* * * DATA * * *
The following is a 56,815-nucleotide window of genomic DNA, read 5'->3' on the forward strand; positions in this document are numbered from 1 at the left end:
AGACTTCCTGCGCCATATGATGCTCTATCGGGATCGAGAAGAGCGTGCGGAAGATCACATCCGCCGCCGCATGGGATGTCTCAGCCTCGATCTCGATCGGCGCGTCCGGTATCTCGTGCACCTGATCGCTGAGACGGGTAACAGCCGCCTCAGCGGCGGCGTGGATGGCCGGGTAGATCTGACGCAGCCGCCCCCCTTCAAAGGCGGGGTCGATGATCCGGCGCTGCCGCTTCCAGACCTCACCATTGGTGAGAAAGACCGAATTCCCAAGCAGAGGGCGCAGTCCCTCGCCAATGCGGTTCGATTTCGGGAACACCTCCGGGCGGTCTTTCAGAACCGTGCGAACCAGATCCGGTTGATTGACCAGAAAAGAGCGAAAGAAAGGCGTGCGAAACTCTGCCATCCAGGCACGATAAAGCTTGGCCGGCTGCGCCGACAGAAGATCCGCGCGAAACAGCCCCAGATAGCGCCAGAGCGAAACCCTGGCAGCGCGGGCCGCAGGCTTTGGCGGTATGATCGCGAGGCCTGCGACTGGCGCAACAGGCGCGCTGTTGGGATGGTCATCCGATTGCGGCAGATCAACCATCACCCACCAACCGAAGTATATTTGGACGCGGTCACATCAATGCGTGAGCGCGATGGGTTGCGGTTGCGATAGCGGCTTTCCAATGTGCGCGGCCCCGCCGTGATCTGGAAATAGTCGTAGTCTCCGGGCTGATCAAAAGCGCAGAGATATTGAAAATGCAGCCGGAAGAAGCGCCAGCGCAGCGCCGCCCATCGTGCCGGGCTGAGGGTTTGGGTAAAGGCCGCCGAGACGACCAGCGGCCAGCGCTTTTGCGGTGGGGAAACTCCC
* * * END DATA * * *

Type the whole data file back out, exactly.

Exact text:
The following is a 56,815-nucleotide window of genomic DNA, read 5'->3' on the forward strand; positions in this document are numbered from 1 at the left end:
AGACTTCCTGCGCCATATGATGCTCTATCGGGATCGAGAAGAGCGTGCGGAAGATCACATCCGCCGCCGCATGGGATGTCTCAGCCTCGATCTCGATCGGCGCGTCCGGTATCTCGTGCACCTGATCGCTGAGACGGGTAACAGCCGCCTCAGCGGCGGCGTGGATGGCCGGGTAGATCTGACGCAGCCGCCCCCCTTCAAAGGCGGGGTCGATGATCCGGCGCTGCCGCTTCCAGACCTCACCATTGGTGAGAAAGACCGAATTCCCAAGCAGAGGGCGCAGTCCCTCGCCAATGCGGTTCGATTTCGGGAACACCTCCGGGCGGTCTTTCAGAACCGTGCGAACCAGATCCGGTTGATTGACCAGAAAAGAGCGAAAGAAAGGCGTGCGAAACTCTGCCATCCAGGCACGATAAAGCTTGGCCGGCTGCGCCGACAGAAGATCCGCGCGAAACAGCCCCAGATAGCGCCAGAGCGAAACCCTGGCAGCGCGGGCCGCAGGCTTTGGCGGTATGATCGCGAGGCCTGCGACTGGCGCAACAGGCGCGCTGTTGGGATGGTCATCCGATTGCGGCAGATCAACCATCACCCACCAACCGAAGTATATTTGGACGCGGTCACATCAATGCGTGAGCGCGATGGGTTGCGGTTGCGATAGCGGCTTTCCAATGTGCGCGGCCCCGCCGTGATCTGGAAATAGTCGTAGTCTCCGGGCTGATCAAAAGCGCAGAGATATTGAAAATGCAGCCGGAAGAAGCGCCAGCGCAGCGCCGCCCATCGTGCCGGGCTGAGGGTTTGGGTAAAGGCCGCCGAGACGACCAGCGGCCAGCGCTTTTGCGGTGGGGAAACTCCC